It is important NOT to change the LNAB every time a new name is discovered. It's best not to change it until you have found the first known last name the enslaved person went by--whether they were born with that last name or gave themselves that last name once they received their freedom.

  • If a person is found in the 1870 census, this is very likely the first time they have had a "real" last name. The only time to change from this 1870 LNAB is if you find a document for that person while they were enslaved that states a last name they were going by. In that case, the LNAB would be the original last name while enslaved and the last name they are using in 1870 will be in the Current Last Name field. This is a less likely scenario, but not impossible.
  • If you used a slave owner's last name for the LNAB and you then find the slave listed in later documents with a different last name, that new last name becomes the LNAB. Move the slave owner(s)' last name(s) to the Other Last Name if you feel they are still necessary for descendants to find their ancestors. Otherwise, make sure the slave owners are listed in the biography under the === Slave Owners === heading and remove the slave owner names from the name fields.
  • If you gave a wife her husband's last name and you later discover her family's last name.
  • It is the standard of the US Black Heritage Project to give enslaved ancestors with no documented last name the last name their descendants chose to go by to honor their choice.
    • Example: If the descendants of John, enslaved by Jacob Smith, are later found to be documented with the last name of Green, John's Last Name at Birth would be changed from the placeholder to Green.

Additional Resources

Email Your Info

  • If you or a friend would like to send us slavery documentation or other information about an enslaved ancestor, just email: wikitrees-usbh-exchange at - replace the at with @


Comments: 35

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Hello! I just did my first profile for an enslaved person and the owner. I'm hoping I did everything right! Would a project member be able to look her over to see if there's anything else to add or any corrections to make! Jude Musharve is the profile for the enslaved person and John P Tunison is the slave owner. Thank you! I'm so excited to be able to make Jude's profile possible. Concetta
Hi Concetta, thank you for working on these profiles. I'll check on them for you.
posted by Gina (Pocock) Jarvi
Hi Concetta, those are excellent profiles! I added the Somerset County, New Jersey, Slaves category to Jude's and the Slave owner category to John's. I am requesting categories of the same for Cayuga and Seneca Counties to add to their profiles. If you do make further slave owner profiles, if you would also place the USBH Heritage Exchange category on slave owner profiles, we check those as well. Thanks again for helping out our project!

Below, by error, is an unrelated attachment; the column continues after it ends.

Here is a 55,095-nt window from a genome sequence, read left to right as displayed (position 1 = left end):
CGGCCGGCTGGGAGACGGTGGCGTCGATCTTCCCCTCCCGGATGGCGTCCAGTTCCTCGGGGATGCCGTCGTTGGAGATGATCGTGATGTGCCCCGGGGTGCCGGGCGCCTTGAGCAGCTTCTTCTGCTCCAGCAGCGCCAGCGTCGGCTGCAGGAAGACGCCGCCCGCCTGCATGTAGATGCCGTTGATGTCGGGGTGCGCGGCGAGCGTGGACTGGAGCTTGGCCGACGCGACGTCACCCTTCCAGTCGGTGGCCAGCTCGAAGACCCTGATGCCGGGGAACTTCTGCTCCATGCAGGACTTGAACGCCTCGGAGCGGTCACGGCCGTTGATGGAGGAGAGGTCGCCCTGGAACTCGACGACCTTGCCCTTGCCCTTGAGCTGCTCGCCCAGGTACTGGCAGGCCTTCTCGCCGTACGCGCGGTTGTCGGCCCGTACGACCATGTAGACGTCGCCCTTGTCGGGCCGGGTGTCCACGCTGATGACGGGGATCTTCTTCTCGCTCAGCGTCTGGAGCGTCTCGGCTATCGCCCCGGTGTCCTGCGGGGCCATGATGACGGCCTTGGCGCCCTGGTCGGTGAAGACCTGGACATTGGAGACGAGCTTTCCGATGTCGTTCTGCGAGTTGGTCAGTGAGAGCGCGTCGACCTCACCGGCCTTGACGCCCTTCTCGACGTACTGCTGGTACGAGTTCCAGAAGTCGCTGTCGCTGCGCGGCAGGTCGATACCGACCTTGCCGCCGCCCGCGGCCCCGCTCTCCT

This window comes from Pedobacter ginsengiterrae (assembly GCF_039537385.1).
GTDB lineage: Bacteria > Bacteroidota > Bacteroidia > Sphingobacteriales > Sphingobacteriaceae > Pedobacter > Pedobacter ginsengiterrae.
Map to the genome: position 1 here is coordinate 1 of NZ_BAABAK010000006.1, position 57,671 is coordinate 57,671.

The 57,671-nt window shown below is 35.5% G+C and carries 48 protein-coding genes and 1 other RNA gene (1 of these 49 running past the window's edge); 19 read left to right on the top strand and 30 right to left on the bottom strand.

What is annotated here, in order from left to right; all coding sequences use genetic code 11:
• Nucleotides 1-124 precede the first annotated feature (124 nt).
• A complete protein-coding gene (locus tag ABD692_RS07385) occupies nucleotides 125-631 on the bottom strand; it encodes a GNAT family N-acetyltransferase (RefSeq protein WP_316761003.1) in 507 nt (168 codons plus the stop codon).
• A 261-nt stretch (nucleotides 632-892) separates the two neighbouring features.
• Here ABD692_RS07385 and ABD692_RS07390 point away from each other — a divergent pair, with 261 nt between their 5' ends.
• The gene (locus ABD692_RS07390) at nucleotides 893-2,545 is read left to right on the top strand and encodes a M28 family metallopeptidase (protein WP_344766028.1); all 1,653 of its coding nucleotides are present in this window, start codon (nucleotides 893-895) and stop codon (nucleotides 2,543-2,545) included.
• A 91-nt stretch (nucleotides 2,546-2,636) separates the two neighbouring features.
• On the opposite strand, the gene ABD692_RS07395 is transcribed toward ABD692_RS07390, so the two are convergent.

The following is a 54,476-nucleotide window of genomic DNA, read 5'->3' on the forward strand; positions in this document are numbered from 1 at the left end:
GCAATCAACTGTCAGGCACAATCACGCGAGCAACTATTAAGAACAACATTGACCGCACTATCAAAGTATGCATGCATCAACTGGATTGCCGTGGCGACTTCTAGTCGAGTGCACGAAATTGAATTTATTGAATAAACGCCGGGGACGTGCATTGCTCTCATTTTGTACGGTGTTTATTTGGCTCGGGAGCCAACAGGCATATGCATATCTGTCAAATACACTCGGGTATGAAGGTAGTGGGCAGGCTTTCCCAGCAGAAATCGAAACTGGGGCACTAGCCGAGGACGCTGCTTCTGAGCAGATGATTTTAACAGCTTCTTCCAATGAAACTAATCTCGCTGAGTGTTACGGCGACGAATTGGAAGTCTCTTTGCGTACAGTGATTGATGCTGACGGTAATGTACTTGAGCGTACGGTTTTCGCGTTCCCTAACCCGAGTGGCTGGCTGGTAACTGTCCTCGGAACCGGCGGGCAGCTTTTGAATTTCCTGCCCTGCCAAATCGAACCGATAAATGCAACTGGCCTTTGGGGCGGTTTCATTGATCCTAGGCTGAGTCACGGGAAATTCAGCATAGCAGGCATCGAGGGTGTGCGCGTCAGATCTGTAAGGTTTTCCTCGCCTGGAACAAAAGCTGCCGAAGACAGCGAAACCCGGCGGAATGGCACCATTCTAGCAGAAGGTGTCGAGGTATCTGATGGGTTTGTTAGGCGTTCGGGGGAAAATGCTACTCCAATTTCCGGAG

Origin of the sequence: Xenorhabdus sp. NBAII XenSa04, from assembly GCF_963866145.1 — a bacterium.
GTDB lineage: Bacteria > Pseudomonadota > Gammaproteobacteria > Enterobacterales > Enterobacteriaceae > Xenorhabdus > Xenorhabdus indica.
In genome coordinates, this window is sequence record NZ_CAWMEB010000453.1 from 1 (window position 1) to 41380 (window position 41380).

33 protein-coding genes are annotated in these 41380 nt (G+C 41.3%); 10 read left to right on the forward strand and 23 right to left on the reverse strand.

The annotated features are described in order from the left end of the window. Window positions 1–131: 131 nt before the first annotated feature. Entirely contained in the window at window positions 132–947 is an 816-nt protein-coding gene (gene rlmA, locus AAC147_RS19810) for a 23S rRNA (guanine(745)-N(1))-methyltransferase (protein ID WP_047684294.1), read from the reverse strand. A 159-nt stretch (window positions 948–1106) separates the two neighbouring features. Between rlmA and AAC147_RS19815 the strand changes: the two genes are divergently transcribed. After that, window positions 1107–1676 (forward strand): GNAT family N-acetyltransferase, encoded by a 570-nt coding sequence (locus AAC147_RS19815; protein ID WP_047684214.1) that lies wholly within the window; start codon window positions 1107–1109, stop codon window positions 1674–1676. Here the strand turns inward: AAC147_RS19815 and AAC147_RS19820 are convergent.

posted by Gina (Pocock) Jarvi
Awesome! I definitely can. I know I've got more to do, sadly. Thank you SO much for your help with this!
I started working on a family in Texas during the Source-a-thon last weekend. The unsourced profile led me to a large extended family and I've been working back adding profiles from census and death records. I got back to the 1870 census with several of them and I just found the first enslaved person after I had already created a profile on her because she was with her parents in the 1870 census.

As I added her daughter, a matching profile popped up. The earlier profile that has the slave holders information had no profile manager so I have adopted it because I want to merge these and clear up the duplicates. I would like to work with someone who knows better than I do how to connect these families and preserve the information. The profile with the Slave owners name is Foley-5034 and the profile I created based on the 1880 census and her death records is Cunningham-19130. I think it's likely that the parents of Adaline Cunningham were also owned by Foley and will be attempting to figure out if they have profiles under his name.

To be clear, these are not my ancestors, but I have been doing genealogy research for years, and love wikitree but I'm new to working on the African-American Heritage project.

posted by Leslie Bell
edited by Leslie Bell
Hi Leslie, That's awesome! I would be happy to help you. Feel free to PM me with the profiles and any questions you have.


posted by Gina (Pocock) Jarvi
HI all, I just created my first profiles for a slave-owner and enslaved person (Jack Roosa (abt.1750-)). Would a project-member please check them to make sure I did it right and offer any feedback for improvement>? Thanks!
posted by Kathryn McCollough
Hi Kate, your profile looks great. I would just add Ulster, New York as a location. Even though we do not know for sure he was born there, he definitely lived there and that's better than no location.
posted by Gina (Pocock) Jarvi
Thanks, Gina! (You're very fast to respond!) Done.
posted by Kathryn McCollough